Depression: Class is in Session
Hey, I know, I know it’s difficult to get out of bed sometimes. Life has desaturated, it’s uninteresting or overwhelming, perhaps to the point where you look forward in your life and it appears bleak and hopeless. Those meds on the shelf you’ve taken once or twice don’t seem to work, despite what your therapist said. The shame of needing medication stops you from taking them regularly—after all, many people say they have depression, and they don’t need meds, so you shouldn’t need them too, right? Your therapist tells you it’s nothing to be ashamed of and that little pesky voice whispers at the back of your mind, really, you think so?
If this sounds like you, take comfort in knowing you’re not alone.
A few years ago, 8.5 percent of Americans had experienced depression. It tripled to 27.8 percent when the pandemic first started, and according to the Boston University School for Public Health it got higher, as 32.8 percent of people have recorded having depression in 2021. Pandemic-related stressors are recently reported as one of the many causes, and it’s no wonder: people are not able to live long-term in a pandemic-ridden mindset without unwanted side effects. Everyone is under stress, especially those who feel their finances burn through faster than they replenish them.
Depression is categorized as a serious mood disorder in the DSM-5, and labeled as one of the most common disorders. Symptoms include persistent sadness and hopelessness, with disinterest in the things one once enjoyed. Along with these symptoms, weight loss/gain, fatigue, inappropriate feelings of guilt and/or shame, indecisiveness, and suicidal tendencies are all possible added symptoms to the umbrella of depression. These symptoms persisting longer than two weeks have a higher probability of the label.
But, you think, how can you tell the difference if what you’re feeling is sadness or depression?
Sadness usually has a trigger: the death of a loved one, the loss of a job, or a relationship; there is always a specific event or thing that triggers its onslaught. Normal routines are still upheld and the feeling comes with the knowledge that it will pass with time.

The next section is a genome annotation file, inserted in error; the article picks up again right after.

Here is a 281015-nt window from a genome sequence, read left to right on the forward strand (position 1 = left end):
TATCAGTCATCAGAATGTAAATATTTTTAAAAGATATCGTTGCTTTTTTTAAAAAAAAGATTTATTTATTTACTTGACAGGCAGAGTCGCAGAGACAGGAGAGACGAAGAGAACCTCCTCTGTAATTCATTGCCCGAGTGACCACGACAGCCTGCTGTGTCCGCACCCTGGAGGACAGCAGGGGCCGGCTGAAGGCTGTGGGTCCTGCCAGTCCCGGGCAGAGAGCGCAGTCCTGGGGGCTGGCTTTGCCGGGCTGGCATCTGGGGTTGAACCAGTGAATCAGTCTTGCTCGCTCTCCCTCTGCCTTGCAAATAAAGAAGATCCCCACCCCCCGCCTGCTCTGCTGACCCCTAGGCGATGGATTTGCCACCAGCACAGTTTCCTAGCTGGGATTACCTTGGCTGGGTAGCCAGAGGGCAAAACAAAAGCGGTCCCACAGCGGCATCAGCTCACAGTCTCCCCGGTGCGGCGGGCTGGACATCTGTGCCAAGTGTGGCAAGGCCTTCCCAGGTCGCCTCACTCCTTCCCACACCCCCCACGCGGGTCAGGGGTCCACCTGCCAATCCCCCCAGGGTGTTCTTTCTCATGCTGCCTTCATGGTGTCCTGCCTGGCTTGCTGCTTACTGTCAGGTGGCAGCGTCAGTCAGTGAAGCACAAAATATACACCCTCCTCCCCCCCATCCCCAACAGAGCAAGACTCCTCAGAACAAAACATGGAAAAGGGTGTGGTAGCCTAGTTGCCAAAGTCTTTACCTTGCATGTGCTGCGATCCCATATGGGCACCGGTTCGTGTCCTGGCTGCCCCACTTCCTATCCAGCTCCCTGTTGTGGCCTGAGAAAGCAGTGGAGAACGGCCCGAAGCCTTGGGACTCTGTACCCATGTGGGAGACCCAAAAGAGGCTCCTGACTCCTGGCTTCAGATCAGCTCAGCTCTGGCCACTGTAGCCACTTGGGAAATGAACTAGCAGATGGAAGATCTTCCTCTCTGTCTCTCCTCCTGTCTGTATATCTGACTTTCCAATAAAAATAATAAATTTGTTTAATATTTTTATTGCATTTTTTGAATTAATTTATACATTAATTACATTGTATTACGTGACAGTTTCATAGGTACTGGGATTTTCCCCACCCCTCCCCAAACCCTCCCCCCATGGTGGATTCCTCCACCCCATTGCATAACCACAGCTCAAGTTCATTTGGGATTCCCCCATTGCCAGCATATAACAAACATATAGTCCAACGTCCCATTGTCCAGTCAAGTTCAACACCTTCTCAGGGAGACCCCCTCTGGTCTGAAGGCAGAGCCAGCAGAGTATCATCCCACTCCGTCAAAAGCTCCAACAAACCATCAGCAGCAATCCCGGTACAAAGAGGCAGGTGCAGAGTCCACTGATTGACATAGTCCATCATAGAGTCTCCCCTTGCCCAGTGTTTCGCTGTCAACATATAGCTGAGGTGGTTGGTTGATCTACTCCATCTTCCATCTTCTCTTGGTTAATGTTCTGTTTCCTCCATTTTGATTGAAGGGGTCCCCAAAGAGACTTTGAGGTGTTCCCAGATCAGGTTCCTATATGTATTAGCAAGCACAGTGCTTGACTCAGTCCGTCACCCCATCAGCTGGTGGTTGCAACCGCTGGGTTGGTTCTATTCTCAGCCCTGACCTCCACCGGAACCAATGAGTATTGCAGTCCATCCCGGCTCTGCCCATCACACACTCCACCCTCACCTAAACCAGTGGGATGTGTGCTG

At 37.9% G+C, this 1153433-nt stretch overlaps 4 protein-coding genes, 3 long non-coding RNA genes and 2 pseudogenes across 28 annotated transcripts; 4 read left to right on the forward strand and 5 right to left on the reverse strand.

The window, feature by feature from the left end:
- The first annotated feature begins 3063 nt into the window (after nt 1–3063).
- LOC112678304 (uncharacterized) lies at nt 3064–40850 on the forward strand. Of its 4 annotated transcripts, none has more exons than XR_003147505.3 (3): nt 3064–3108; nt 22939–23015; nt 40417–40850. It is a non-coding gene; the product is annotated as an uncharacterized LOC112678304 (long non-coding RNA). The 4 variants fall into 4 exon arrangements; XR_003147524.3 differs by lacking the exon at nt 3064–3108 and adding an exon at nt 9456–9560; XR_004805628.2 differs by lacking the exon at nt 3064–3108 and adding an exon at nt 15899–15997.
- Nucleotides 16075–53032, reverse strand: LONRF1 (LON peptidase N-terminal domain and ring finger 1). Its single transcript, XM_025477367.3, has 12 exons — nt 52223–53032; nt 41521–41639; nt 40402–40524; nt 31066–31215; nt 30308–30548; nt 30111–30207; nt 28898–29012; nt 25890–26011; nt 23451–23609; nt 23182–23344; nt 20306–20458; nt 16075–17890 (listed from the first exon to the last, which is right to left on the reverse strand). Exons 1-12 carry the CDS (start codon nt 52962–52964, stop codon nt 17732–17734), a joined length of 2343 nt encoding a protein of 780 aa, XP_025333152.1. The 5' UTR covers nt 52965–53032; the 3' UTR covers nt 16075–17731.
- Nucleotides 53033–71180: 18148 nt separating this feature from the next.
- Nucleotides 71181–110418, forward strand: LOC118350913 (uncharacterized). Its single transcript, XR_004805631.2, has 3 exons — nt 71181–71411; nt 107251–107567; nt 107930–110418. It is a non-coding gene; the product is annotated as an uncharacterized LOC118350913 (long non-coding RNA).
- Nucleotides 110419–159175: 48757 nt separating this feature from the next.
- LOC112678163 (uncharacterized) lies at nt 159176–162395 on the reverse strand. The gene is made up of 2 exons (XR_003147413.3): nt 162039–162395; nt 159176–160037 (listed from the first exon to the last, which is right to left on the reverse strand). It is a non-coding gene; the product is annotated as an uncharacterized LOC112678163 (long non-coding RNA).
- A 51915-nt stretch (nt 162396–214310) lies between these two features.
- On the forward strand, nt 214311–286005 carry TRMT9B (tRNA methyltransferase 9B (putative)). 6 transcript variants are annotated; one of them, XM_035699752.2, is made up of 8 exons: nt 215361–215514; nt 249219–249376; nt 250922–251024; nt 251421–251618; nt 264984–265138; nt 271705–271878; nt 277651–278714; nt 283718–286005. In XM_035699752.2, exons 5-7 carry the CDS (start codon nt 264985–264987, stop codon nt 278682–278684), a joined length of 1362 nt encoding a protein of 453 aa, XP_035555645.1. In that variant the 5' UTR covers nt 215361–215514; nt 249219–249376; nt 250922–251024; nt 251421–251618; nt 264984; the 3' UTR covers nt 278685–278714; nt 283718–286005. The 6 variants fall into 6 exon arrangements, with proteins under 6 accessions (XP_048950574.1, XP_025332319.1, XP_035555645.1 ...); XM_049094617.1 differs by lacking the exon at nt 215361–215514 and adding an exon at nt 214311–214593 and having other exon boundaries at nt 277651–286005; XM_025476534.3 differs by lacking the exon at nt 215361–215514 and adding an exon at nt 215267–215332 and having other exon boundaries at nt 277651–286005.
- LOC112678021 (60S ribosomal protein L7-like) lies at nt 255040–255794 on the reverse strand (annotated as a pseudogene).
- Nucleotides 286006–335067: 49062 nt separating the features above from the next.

Depression has no such trigger; it decides whether to be like a flea on a grizzly bear or it will be the grizzly bear itself. It will mess with eating and sleep patterns, it will persist for extended periods of time, and it will hide behind the guise of “it’s just sadness” and it can leave you wondering when and if it’ll ever truly go away. Contradictory to popular belief, it does not discriminate. A CEO, a broker, and a cashier can all wake up on the same morning and be hit by depression; the CEO monotonously getting through their workday while the cashier is stuck in their bed; the broker is feeling like they’re drowning at the bottom of a large well but no one around them will notice.
It is a tricky slope to be the friend or family member of someone with clinical depression. Listen to them, empathize with them, be there for them if they feel like they can’t be there for themselves. Lend out a helping hand if they want to get professional help—with that grizzly bear bearing down on their soul, picking up the phone to call can feel unthinkable.
For those who want to seek out treatment: therapy is always a good way to start. 7Cups is a mental health platform in which you can talk with a listener for free about anything you wish. Medication is just one of the many paths one can take and it is not always necessary. This is the free number for the National Suicide Prevention Hotline— 1-800-273-8255 — for any who wants to be heard.
I’ll leave with a message to those who are afraid to get treatment because of the stigma— please hear me loud and clear.
There is nothing wrong with getting help.
Treat your mental health as you would treat your physical health.
It’s like having a broken leg. You trust your doctor to alleviate pain by prescribing painkillers and antibiotics for you to recover, and so you take them, correct? After a while, the bone heals and you’re able to limp, then walk, then sprint on it. If anything, it feels stronger than before because you made its progress and recovery important to you. It’s the same with any mental disorder. Internal bleeding has the same effect of not being visible to the outside, yet it is treated as seriously as a broken leg— so why not treat your mental health just as seriously? Just because your depression feels hidden from others does not mean it isn’t there, and it doesn’t mean you should struggle to live with it.
Turn the tables on that grizzly bear: make depression struggle with you.